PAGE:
The Buddy stand is just that. It’s a double stand in an area that’s big and wide. This is the stand I was in on last year’s final day of muzzleloader season when Mr. Buck showed me a glimpse of his leg before hightailing it out of there. The one and only deer I’ve seen in that stand. I’ve played and replayed that day in my mind for the last year, hoping that Mr. Buck would still like to hang out and make some buck rubs and give me another shot at getting him. Things have been awfully quiet for me to believe he’s still around.

the New Stand (c) S. Warren
the New Stand (c) S. Warren

The New Stand is in a spot that takes me thirty minutes to get to, so it’s not feasible for weekday hunts unless it’s a holiday or vacation day. It’s not that far away, but walking into a stand in the still morning requires every step to be intentional and methodically placed so that you don’t break or snap a twig, so that the leaves done crunch, so that you don’t land on your face by tripping over the long grass, so that you get in undetected, and that’s not always easy. The stand sits on the edge of oaks and a dark softwood growth. Lots of deer sign and buck scrapes but it feels pretty dead most of the time…except when I least expect it.

the Buddy Stand (c) S. Warren
the Buddy Stand (c) S. Warren

I’ve been chasing deer in the area since I started hunting. The elusive big buck that I either jump or get busted yet never see. And this would be the case this year. My first time to the new stand that John put up for me. I usually go with him, but this day, we were going separate ways to get more done. Since my stand was pretty dead, I decided to try out the “new stand. John’s words exactly, ” Go straight, don’t turn right and it will be on your right. You’ll have NO problem finding it.” Now I know this neck of the woods, but after forty-five minutes of roaming around checking out every off shoot road, I finally found it. In fact, I stumbled upon it and then wondered if I’d be able to find my way out at dark. By then, I was a wash of sweat, possibly the result of cursing for the last hour. I had overdressed for that much walking, but was relieved to finally find my stand.

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Buck scrape (c) S. Warren

I wasn’t in my stand five minutes when I thought I heard a deer blow…which means it smelled me. I was busted. I heard the deer bound away. Legal shooting hours ended and I managed to find my way out. I was glad I had my flashlight because although I consider this a morning stand so I was surprised to hear a deer in the late afternoon. I have learned to be more comfortable in the woods, I have no intentions of getting lost.

This morning I had the opportunity to sit later due to the holidaym so I headed back down to the New Stand. Due to a back injury flare up from working on the DIY project, I hadn’t had a chance to hunt in two days so I was hoping my sciatica wouldn’t start in once I sat down. I quietly made my way down to stand. I managed to leave later than I wanted so by the time I was half way there, it was already starting to get light, but wasn’t close to legal shooting hours yet. I shut off my flashlight since I’ve memorized this trail and know where to step.IMG_20151105_064556970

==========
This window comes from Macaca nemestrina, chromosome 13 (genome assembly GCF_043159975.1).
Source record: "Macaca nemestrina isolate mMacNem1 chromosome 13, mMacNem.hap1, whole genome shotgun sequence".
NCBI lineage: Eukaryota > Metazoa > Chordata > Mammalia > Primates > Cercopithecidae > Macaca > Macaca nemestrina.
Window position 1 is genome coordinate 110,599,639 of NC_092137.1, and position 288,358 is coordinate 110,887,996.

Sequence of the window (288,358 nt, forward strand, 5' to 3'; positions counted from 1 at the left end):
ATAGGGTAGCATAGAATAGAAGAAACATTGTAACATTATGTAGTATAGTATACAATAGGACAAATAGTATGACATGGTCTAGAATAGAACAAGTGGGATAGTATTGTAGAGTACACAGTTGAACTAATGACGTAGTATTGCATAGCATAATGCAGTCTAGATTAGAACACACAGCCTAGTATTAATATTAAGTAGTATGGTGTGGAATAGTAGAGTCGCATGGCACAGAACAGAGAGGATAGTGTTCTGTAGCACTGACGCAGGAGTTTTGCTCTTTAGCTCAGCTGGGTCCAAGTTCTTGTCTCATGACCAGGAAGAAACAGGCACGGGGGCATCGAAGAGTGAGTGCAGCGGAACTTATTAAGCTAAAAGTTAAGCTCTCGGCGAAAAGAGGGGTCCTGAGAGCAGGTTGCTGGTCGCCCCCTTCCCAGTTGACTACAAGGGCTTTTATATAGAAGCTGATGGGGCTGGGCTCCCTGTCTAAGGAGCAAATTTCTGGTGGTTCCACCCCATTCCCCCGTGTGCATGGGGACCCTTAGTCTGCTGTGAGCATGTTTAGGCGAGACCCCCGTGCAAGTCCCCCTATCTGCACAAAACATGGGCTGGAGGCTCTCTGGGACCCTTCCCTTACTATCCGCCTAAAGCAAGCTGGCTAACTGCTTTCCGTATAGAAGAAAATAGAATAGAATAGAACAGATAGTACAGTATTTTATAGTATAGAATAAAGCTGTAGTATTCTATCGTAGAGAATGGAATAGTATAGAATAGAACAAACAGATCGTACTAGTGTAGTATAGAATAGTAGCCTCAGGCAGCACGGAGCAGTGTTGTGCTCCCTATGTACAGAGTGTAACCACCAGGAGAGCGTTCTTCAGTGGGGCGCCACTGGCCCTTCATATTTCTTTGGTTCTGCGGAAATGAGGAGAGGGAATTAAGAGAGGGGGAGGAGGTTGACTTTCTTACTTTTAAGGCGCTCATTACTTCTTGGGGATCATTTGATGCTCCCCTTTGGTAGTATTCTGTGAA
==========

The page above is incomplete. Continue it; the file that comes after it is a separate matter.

As I made my way toward my stand, I think I hear a grunt…a deer grunt…a BUCK grunt…Brrrr. I question whether I really heard what I think I’ve heard. Afterall, I have an uncanny way of hearing things that sound like a deer walking in the woods, but it ends up being a squirrel or falling leaves. So I doubt myself. Rule number one: never doubt yourself!

I take one more step and then I hear it. A deer blows and all I see is a white tail VERY close to me. The wind is blowing in my favor. I was too close for him to smell me; he just heard me and reacted. Between me and Mr. Buck is a really large boulder. This is concealing me from him, and him from me, not to mention it’s still too dark to shoot. I can’t pick him up in my scope. I scan the woods knowing he isn’t very far way…maybe 25 yards. I decide I’ll make my way to the boulder for a chance to sneak up on him. I duck and take one step. He blows, stomps his feet and blows a couple more times. In an effort to have him want to stick around, I blow a Brrr on my buck grunt. He gets incredibly upset and wheezes and snorts three or four more turns. I in turn stomp my foot as he was doing to me. It’s a stand off, but it’s still dark. If only can get him to step my way. He continues to blow and then without any other warning, runs away from me…gone forever. I just pray I don’t hear a sudden shot from someone lucking out on My Buck.

I had a blast, but as always I analyze, reanalyze, and then shoulda, woulda, coulda scenarios run through my head. In the end, I am learning and experiencing things I never thought possible. I’ve seen a porcupine in a tree, an owl trying to catch squirrels at daylight, partridge walking around, ducks and geese flying overhead. I hear screech owls howling, loons calling and of course squirrels…lots and lots of those dang red and gray squirrels. And not once have I been afraid to be alone in the woods, and that’s my biggest and proudest moment thus far.

I hope I’ll eventually see a deer that I can harvest. Time is ticking but in the meantime, I’m enjoying every minute I’m out there. Lots of exercise and experiencing lots of exciting moments. After all, it’s the adventures you have in the process that make hunting so rewarding.

Happy Hunting!

Learning to Archery Hunt-Patience and Persistance Revisited

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This is what my bow looks like.
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My oldest son’s pibold, taken with a bow. (c) S. Warren